Above photo of Aphonso Thomas by Russell Marwitz/True To The Cru
BELTON, Texas- The last season that Aphonso Thomas played football in December was in 2017, not far from Belton in Copperas Cove.
Then a sophomore running back for Trinity Valley Community College, Thomas rushed for 103 yards on 16 carries in the 48-41 victory over Garden City Community College. Now, four years later, he is preparing to go up against powerhouse Wisconsin-Whitewater as UMHB’s lead back, with a spot in the national championship game on the line. Needless to say, it has been a journey for the redshirt junior, who leads the team in rushing yards with 984 yards through 12 games.
He has found a fit with the Crusader offense, and made the most of his first year back on the gridiron after a two-year absence from the sport.
“Actually it wasn’t hard at the time,” Thomas recently said of his decision to hang up the cleats after junior college. “I appreciated everything [football] had done for me. At the time, I actually felt that I was ready to walk away. But that didn’t last. Eventually, it willed me a little bit and I felt like I had more left in the tank when it came to football.”
UMHB thought the same. Crusaders offensive coordinator Stephen Lee came calling, and Thomas, though unsure at first, had a feeling that he was meant to be in Belton.
“I really liked the coaching staff here,” Thomas said. “Eventually I got it in my head that maybe I needed to do this, that this was part of God’s plan. I felt like [UMHB] wouldn’t keep popping up if it was not supposed to happen.”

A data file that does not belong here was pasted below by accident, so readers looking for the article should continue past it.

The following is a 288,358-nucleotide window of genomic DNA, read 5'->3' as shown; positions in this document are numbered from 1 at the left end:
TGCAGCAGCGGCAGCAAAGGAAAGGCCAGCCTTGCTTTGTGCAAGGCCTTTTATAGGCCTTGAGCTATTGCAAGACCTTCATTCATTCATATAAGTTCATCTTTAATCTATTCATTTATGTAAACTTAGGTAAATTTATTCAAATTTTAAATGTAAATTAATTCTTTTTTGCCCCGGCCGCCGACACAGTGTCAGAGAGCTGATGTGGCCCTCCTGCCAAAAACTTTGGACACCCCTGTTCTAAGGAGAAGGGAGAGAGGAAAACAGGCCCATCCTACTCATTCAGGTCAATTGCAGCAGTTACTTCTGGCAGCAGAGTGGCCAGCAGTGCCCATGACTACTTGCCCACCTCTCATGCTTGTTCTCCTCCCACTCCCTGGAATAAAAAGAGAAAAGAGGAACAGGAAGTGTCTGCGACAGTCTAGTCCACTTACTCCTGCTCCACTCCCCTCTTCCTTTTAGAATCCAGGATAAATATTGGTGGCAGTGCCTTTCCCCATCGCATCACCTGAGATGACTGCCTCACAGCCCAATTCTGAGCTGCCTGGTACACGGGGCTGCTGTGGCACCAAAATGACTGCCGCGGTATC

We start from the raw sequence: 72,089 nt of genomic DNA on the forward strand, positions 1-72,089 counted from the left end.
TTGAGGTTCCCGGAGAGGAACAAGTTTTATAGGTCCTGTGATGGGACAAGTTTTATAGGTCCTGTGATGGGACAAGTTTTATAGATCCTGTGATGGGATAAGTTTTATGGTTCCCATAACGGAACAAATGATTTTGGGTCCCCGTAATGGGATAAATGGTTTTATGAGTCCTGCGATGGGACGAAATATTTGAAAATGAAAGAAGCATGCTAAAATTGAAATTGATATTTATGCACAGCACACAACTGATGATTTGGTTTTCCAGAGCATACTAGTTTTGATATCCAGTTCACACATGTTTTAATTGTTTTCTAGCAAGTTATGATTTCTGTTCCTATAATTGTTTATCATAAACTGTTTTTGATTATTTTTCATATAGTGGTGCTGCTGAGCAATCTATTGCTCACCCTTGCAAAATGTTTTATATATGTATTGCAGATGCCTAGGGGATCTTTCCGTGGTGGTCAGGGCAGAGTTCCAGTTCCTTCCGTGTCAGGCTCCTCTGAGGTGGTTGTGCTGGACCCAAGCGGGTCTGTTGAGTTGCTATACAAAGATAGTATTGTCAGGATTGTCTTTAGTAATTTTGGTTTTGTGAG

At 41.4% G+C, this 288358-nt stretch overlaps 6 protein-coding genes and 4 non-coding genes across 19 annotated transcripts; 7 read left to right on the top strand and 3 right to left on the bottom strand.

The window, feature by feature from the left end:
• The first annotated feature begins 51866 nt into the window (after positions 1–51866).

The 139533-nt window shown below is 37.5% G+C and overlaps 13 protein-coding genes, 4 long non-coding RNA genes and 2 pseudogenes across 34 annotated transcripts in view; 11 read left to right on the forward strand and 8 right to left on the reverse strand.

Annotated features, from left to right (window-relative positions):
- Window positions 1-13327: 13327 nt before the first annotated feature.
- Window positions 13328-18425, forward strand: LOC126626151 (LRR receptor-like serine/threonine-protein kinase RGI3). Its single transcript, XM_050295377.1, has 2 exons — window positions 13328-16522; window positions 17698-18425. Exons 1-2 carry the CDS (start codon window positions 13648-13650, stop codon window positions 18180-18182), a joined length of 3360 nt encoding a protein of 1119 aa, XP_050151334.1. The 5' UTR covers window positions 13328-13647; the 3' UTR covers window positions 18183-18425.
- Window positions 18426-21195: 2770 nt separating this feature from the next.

As a high schooler, the 5’11, 190 lb running back was a sought-after recruit, receiving offers from the likes of Nebraska, Kansas, Colorado State, Nevada and SMU, amongst others as he racked up touchdown after touchdown for Van High School. As a senior in 2015, Thomas rushed for 1,568 yards, adding 21 scores. That all led to a three-star recruiting ranking (the highest is a five-star) from 247 Sports, and being named the Lone Star State’s No. 20 running back in the Class of 2016 by Scout.com.
“Patience as a running back [is something I learned in high school],” Thomas said. “Whether you’re behind [the line], waiting for the play to develop or sometimes games start off slow. We’ve played against some really good run defenses in these playoffs. So having the patience to trust the process is something I brought from high school.”
He took his talents to SMU for a year, where he redshirted, before transferring to Trinity Valley. There, he played 11 games during the 2017 campaign, tallying 405 rushing yards and three touchdowns. But that marked the end, or so most thought, of the former 4A All-State running back’s college career.
But he figured out that his work on the field was not quite done yet, and took a chance on the Crusaders. It is a decision he has not regretted, now in his second year on campus.
“Everybody holds each other accountable,” Thomas said of the program. “I really love that about this place. Everyone has respect for each other. Everyone cares enough to hold each other accountable to do their job. I really appreciate that, and I’m glad to be a part of this program.”
He went through fall practice with the Cru in 2020, but tore his Achilles tendon in the spring before he could really get started. That held him out for the entirety of the abbreviated five-game spring season, but he fought his way back on the road to recovery, healing in five months, compared to the typical 9-12 months.